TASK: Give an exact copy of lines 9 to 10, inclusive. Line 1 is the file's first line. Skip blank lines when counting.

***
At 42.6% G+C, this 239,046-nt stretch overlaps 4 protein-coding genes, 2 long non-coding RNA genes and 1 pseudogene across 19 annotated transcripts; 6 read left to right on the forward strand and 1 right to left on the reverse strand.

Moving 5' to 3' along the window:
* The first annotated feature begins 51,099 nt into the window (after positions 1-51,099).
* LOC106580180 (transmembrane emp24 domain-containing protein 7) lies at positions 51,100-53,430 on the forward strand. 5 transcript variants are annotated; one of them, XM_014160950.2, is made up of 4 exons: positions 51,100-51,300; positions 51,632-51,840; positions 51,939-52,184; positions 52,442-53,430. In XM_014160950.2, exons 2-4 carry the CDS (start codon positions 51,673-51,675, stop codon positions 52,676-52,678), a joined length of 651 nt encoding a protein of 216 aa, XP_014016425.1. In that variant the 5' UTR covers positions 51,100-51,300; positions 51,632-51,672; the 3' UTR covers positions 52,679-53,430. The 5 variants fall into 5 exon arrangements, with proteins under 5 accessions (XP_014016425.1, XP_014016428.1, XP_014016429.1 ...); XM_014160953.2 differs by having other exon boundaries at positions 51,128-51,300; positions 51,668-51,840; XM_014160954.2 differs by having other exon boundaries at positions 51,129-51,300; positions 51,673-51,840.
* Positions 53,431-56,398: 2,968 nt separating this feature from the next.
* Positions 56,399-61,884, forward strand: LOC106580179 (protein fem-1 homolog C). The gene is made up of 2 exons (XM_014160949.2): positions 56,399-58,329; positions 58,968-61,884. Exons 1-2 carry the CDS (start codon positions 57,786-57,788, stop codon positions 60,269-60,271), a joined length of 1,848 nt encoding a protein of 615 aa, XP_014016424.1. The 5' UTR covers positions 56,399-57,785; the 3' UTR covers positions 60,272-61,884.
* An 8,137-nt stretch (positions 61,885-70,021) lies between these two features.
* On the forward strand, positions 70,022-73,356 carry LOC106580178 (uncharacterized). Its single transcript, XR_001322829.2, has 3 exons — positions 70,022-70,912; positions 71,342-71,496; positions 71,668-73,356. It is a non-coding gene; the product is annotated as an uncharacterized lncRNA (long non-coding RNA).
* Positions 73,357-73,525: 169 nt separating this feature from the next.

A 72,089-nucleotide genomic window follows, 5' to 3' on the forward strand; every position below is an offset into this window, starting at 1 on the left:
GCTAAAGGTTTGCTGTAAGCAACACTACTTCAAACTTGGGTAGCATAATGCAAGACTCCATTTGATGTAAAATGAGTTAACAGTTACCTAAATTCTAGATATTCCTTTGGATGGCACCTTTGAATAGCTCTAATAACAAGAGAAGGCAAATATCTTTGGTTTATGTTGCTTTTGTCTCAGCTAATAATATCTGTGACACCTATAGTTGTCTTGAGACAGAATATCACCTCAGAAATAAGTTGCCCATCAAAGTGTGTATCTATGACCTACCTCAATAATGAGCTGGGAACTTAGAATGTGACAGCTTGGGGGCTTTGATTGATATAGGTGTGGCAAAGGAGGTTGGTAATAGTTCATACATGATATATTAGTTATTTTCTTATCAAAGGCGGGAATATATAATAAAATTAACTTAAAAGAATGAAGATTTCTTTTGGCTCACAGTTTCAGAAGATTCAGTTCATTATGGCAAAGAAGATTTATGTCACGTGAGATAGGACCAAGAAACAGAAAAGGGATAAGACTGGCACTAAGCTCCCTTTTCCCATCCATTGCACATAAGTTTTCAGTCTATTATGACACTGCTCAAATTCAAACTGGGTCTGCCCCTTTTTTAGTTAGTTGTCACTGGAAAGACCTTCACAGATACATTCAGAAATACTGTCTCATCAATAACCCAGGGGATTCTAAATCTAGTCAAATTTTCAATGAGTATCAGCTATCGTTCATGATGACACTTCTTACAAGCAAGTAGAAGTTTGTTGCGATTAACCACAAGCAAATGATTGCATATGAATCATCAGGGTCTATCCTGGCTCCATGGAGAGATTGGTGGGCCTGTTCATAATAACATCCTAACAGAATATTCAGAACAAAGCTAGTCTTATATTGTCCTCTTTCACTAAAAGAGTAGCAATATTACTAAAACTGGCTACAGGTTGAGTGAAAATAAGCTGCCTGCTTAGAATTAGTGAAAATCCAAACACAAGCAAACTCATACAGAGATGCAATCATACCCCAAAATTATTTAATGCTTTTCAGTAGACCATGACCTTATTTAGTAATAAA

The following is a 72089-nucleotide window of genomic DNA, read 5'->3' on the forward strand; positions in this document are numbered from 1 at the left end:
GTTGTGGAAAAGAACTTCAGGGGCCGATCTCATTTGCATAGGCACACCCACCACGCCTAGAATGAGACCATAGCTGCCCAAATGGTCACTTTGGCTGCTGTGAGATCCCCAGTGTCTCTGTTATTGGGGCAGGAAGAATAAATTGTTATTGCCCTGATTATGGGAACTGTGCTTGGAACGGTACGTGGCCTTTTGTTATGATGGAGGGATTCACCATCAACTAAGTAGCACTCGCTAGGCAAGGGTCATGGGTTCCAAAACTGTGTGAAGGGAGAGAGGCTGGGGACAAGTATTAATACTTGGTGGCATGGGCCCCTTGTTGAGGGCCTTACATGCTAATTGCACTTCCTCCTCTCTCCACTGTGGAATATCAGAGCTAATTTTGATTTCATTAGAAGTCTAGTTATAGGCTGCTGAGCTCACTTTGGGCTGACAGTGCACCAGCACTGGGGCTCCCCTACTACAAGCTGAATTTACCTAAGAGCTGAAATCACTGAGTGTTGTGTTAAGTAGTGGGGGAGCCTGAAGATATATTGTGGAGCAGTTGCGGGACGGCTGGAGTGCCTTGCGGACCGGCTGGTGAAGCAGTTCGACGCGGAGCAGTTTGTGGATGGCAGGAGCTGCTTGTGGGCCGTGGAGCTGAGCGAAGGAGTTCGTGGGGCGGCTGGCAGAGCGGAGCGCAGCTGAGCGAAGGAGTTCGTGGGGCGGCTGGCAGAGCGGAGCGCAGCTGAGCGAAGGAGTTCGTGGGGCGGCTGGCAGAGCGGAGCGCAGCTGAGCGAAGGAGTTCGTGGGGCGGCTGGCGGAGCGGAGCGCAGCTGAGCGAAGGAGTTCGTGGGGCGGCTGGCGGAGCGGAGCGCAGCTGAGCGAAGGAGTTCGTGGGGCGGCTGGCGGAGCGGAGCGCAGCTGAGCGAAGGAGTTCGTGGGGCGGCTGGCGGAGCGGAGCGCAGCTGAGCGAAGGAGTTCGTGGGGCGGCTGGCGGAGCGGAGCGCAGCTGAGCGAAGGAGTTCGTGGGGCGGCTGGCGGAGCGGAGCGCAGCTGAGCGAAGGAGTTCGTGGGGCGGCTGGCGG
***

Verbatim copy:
* Positions 73,357-73,525: 169 nt separating this feature from the next.

A 72,089-nucleotide genomic window follows, 5' to 3' on the forward strand; every position below is an offset into this window, starting at 1 on the left: